Dr. Ayana Elizabeth Johnson is a Ph.D. marine biologist, policy expert, and independent consultant. Johnson’s mission is to build bridges among science, policy, and people, so we can use the ocean without using it up. Her consulting practice provides integrated ocean conservation strategy and communications support for non-profits, philanthropies, and startups, from Greenpeace, to the NY Aquarium, to XPRIZE. She is also an adjunct professor in the Environmental Studies department at New York University.
As Executive Director of the Waitt Institute, Johnson co-founded and led the Blue Halo Initiative, a science-based overhaul of ocean management undertaken in partnership with Caribbean governments and community stakeholders. Within 18 months of commencing the pilot project in Barbuda, new ocean laws were passed, including comprehensive zoning, with one-third of the coastal area designated as marine reserves. Johnson led a re-brand of the organization and developed the Institute’s model for scaling the initiative — including diplomacy, scientific research, community engagement, education, communications, and legal components. She then launched the initiative on Montserrat and Curaçao.
Previously, Johnson was Director of Science and Solutions at the Waitt Foundation, and held policy positions in the National Oceanic and Atmospheric Administration (NOAA) and in the Environmental Protection Agency (EPA). She earned a BA from Harvard University in Environmental Science and Public Policy, and a Ph.D. from Scripps Institution of Oceanography in marine biology. Her dissertation on “Fish, Fishing, Diving and the Management of Coral Reefs” was advised by Dr. Jeremy Jackson, with extensive research conducted on the Caribbean islands of Curaçao and Bonaire.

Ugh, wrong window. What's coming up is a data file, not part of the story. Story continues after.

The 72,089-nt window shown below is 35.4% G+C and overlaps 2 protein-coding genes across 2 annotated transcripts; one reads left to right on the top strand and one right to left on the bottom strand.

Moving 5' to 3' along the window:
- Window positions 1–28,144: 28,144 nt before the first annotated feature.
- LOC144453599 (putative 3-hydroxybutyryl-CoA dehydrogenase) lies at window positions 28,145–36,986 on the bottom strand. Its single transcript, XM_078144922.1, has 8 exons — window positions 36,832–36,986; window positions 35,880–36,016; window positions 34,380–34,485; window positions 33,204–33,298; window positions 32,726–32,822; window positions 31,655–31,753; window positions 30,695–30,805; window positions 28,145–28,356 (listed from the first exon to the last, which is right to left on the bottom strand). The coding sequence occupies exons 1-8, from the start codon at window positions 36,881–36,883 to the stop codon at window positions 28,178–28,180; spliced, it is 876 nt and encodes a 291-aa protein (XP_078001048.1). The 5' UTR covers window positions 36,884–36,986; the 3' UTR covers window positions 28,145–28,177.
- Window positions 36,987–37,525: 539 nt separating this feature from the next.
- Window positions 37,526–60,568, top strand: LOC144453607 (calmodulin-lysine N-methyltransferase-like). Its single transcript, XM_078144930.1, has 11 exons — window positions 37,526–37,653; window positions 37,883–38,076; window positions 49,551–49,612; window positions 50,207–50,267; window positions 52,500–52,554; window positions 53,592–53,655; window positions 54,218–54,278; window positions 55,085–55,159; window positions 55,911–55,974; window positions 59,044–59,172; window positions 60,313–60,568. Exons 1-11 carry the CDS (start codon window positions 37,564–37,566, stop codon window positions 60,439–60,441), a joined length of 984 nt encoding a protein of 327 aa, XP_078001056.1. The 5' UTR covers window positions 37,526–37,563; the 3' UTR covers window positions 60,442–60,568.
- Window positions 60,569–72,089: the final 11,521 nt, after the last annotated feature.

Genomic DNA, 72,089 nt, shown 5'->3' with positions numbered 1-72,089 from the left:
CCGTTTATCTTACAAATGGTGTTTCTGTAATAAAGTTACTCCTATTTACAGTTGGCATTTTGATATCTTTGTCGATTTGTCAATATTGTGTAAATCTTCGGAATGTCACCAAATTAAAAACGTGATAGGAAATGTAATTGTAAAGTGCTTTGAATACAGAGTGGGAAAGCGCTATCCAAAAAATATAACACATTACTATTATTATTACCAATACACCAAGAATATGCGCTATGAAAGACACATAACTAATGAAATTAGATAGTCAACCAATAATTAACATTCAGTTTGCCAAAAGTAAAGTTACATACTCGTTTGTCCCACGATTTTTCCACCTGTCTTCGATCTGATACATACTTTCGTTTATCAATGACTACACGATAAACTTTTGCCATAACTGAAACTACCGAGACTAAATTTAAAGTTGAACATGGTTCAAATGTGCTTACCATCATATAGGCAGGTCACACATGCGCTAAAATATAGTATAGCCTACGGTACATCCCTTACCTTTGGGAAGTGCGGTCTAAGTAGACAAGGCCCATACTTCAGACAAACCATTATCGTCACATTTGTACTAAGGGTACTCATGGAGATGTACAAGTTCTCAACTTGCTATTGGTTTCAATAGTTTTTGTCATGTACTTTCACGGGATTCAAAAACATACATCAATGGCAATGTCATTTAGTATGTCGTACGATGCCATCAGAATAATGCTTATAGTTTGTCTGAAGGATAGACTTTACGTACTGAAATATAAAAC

In seeking conservation solutions, Johnson takes an expansively multidisciplinary approach. Her prize-winning ecological research proved that bycatch (i.e., unwanted, wasted catch) could be reduced by 80% without reducing catch value. Her sociological research found consensus among fishers and divers in favor of stronger conservation measures. Her behavioral economic research described highlighted the intersections between poverty and conservation.
Johnson’s work has been featured in The New York Times, The Atlantic, The Guardian, and Nature magazine. Her op-eds have been published in The Guardian and The New York Times. She blogs for National Geographic and Huffington Post, and tweets as @ayanaeliza. She is also a jazz-singing, dance-party–instigating native of Brooklyn, NY, and proud daughter of a retired teacher/current farmer and a retired architect/current potter.